Full-time vagabonds have to take care of stuff, too

Saturday, September 14 (continued)

Heart of the Hills Campground shows remnants of the windstorm now known as the Hannukah Eve Windstorm of 2006.  Hundreds of trees fell in the campground.

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Okay, today we have to deal with the fridge not working.

Right after breakfast and after a walk around the campground loop, I hitch up the Best Little Trailer and secure the interior.  I had found out earlier by phone that O’Reilly’s Auto Store in Port Angeles has Optima yellow-top AGM batteries.  The crew and I head into town!

Everything goes along smoothly.

Well, I have a moment of doubt whether I’m choosing the correct battery so I call Mick in Tennessee.  He confirms I should get a yellow-top.  I walk around the interior of O’Reilly’s gabbing and laughing with the phone at my ear, something I swore I’d never do . . .  talk on a cellphone in a store, that is.

A young man removes the old battery and connects the new. 

It fits into the battery compartment with no problem.  Cost?  $243.89  ($224.99 for the battery and $18.90 tax).

Immediately I unlock the BLT’s door.  I turn on the refrigerator, wait a moment for the ignition, and bingo!  The fridge is working again!

I drive around Port Angeles, familiarizing myself with the streets and shops.

You need to be alert in this town because of the one-way streets.  I drive along the wharf.  A big ship sits in Port Angeles Harbor.  Fog hangs over the water and clouds block sunshine, so I don’t stop to take a photo.  When rain starts to fall, I drive back to camp.

The campground is a wonderland after a rain.

The leaves, moss, and small plants peeking up through the moss take on a bright, yellow-green glow.

1-P1070355-001Inside the BLT, Bridget and Spike hop into bed willingly and nose around in the covers.  That’s the signal for me to make sure they’re tucked in well under the quilt.

The rain on the roof acts as a sedative for the crew.

I peel some potatoes and put them in a pot to boil.  I’ll have taters with chicken tenderloins for supper.  I grab my book and join the crew under the covers.

Sunday, September 15

After yesterday’s rainy day, I feel it’s best if I find a place to plug in my laptop in order to post on the blog.  I’ll avoid using the BLT’s 12-volt system until the solar panel has plenty of sunshine.

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Where do I go for power?

The laundromat!  I sort two loads of dirty laundry to take, leaving the rest of the laundry behind. That way, if the cloudy days continue, which I suspect will happen, I’ll have more laundry to justify using the laundromat’s outlets.  A delightfully devious plan . . .

After the laundromat, I toodle on over to Rudy’s Automotive.

I noticed this establishment yesterday because it has lots of customers.  I ask the man behind the counter if they could put in a resistor for the HVAC blower motor.  I explain that I’ve already had it in a shop and received the diagnosis, but I was traveling and couldn’t come back the next day to have the resistor installed.  He tells me I can come in tomorrow at one.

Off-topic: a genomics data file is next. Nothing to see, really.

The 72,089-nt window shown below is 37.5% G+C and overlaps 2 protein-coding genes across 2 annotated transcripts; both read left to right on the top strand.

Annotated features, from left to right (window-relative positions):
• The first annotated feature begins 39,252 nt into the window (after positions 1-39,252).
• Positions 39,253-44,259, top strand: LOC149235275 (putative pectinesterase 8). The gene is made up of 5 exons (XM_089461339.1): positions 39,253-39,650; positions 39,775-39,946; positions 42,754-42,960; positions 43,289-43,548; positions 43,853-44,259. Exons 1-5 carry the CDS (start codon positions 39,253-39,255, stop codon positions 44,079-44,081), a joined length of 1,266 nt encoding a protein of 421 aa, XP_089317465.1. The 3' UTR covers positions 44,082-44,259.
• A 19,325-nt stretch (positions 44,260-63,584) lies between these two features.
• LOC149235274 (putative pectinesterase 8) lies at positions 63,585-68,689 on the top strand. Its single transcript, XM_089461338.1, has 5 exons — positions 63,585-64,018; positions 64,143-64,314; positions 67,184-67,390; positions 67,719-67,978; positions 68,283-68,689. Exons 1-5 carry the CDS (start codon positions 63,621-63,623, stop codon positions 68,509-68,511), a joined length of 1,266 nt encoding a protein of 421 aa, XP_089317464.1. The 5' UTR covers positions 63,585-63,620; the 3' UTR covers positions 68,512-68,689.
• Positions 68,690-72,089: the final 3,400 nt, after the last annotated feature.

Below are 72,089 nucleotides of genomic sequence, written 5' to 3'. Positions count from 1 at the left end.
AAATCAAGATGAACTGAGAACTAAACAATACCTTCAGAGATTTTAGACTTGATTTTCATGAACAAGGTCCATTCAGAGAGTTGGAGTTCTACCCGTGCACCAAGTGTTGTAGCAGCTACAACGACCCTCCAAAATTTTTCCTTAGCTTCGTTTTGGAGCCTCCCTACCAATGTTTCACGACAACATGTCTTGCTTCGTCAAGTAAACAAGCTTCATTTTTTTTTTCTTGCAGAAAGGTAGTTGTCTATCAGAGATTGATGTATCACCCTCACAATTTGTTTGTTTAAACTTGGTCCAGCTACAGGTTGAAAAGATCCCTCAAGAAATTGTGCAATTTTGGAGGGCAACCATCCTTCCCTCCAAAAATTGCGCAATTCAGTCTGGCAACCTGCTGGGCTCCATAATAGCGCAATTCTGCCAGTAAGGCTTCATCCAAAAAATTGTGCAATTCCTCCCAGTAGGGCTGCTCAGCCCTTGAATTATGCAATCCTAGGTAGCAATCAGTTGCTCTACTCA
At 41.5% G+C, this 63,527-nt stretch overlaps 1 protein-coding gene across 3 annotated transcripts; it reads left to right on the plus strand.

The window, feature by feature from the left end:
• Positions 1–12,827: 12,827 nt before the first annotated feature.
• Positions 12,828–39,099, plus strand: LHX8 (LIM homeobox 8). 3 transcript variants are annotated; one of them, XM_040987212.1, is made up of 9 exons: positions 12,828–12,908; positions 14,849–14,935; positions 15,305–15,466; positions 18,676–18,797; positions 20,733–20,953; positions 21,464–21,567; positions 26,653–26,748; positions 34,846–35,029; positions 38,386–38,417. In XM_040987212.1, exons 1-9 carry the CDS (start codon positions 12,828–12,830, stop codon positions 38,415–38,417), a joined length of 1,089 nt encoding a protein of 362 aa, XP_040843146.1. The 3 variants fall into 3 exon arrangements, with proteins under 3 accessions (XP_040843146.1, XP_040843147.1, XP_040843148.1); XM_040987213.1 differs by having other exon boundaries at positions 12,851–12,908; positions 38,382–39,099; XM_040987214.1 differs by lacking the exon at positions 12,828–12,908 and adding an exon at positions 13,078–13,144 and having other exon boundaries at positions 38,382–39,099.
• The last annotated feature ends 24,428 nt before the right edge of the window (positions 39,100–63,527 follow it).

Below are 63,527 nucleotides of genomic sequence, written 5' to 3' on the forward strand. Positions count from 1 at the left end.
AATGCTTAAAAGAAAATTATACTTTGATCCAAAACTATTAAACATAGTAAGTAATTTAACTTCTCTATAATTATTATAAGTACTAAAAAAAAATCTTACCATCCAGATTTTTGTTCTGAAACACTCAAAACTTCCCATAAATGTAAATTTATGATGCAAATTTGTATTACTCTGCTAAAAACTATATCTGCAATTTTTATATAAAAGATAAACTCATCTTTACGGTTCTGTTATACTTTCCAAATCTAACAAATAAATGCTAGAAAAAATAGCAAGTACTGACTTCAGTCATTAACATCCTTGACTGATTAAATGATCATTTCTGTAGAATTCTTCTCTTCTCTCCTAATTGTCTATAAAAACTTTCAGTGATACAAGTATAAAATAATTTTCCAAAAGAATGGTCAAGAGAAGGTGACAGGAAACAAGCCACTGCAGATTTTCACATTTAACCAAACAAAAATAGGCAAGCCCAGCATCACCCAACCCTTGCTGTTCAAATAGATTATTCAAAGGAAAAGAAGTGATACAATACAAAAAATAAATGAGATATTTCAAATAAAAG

I ask how much the resistor will cost.

The man tells me fifty-four dollars and change.  “Whoa!”  I ask him if he minds me bringing a resistor in for them to install.

“It’s okay with us . . . if you can find one.  Just let me know as soon as possible whether you want the one o’clock appointment for tomorrow.  We’re filling up,” he replies, looking at the shop calendar.

“By the way, how much labor will the job be?” I ask.

“We charge $84.50 an hour for labor.”

“But it’s not going to take an hour to put in the resistor.  It’s easy to access.”

The man asks for details about the van and then taps some keys on his computer.  “It’ll take four-tenths of an hour.”

“Okay, thanks.  I’ll be right back.”

I zip on down to the NAPA store and buy the resistor.

It costs $31.64 ($29.19 plus $2.45 tax).  I immediately drive back to Rudy’s and confirm the appointment.

From there the crew and I go a few blocks east to Willie’s Laundromat.

At first I let the crew come in with me.  Usually they sit or lie down nearby while I load the washers and type on the computer.  Today they’re restless.

I put the computer back in the PTV and walk the crew up and down the street.  Then they go in the PTV, so I can finish blogging inside the laundromat without being distracted.  I expect the dryers to do a poor job since it’s another damp day, but I’m happily surprised when the laundry comes out hot and dry.

I hope you don’t mind today’s mundane topics.

I like to write about our adventures in their entirety.  Being a full-time vagabond is fun and exciting and sometimes hilarious.  Other times it’s batteries, resistors, laundromats, cloudy days, and regular stuff that we all have to deal with.

1-P1070348It’s nice, though, to come home to a cozy abode in a rainforest!

rvsue

THANK YOU FOR SHOPPING AMAZON THROUGH MY LINKS!

Here’s a few of the neat items recently purchased by readers:

Nesco/American Harvest Dehydrator
Oster Professional Fast Feed Clipper with Adjustable Blade
General Tools Digital Sliding T-Bevel Gauge
Canon PowerShot SX50 HS 12MP Digital Camera
Wilson Electronics 75 Ohm Wide Band – 700-2500 MHz Directional Antenna
Think Tank Speed Demon V2.0 Waist Pack

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73 Responses to Full-time vagabonds have to take care of stuff, too

  1. Mark Watson says:

    “It’s nice, though, to come home to a cozy abode in a rainforest!”
    And a working fridge… is it not?

  2. Reine in Plano says:

    Paul says you may want to have the brake fluid flushed and refilled sometime in the next several months since it was probably degraded when your brakes overheated. Thought I would mention it since you’re having work done. If some mechanic tells you that your brake fluid needs to be flushed they’re probably not trying to rip you off.